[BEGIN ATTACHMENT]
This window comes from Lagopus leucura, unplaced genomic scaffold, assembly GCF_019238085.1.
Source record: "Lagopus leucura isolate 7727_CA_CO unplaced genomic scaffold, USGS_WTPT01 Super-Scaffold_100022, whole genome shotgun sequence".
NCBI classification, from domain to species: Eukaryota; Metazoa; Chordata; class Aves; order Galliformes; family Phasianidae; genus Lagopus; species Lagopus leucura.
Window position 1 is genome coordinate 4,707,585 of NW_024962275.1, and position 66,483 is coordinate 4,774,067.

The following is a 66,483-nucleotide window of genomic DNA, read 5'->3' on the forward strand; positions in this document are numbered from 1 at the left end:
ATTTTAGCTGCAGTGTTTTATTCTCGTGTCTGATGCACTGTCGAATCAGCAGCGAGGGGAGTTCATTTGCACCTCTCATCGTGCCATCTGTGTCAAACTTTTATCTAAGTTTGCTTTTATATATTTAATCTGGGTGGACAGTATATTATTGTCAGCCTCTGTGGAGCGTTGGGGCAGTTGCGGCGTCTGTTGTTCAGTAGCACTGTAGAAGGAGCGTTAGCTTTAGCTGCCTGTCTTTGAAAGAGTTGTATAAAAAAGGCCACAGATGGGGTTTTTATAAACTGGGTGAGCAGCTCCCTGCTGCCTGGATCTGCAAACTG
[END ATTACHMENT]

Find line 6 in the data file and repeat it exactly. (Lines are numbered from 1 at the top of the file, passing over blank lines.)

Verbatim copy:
ATTTTAGCTGCAGTGTTTTATTCTCGTGTCTGATGCACTGTCGAATCAGCAGCGAGGGGAGTTCATTTGCACCTCTCATCGTGCCATCTGTGTCAAACTTTTATCTAAGTTTGCTTTTATATATTTAATCTGGGTGGACAGTATATTATTGTCAGCCTCTGTGGAGCGTTGGGGCAGTTGCGGCGTCTGTTGTTCAGTAGCACTGTAGAAGGAGCGTTAGCTTTAGCTGCCTGTCTTTGAAAGAGTTGTATAAAAAAGGCCACAGATGGGGTTTTTATAAACTGGGTGAGCAGCTCCCTGCTGCCTGGATCTGCAAACTG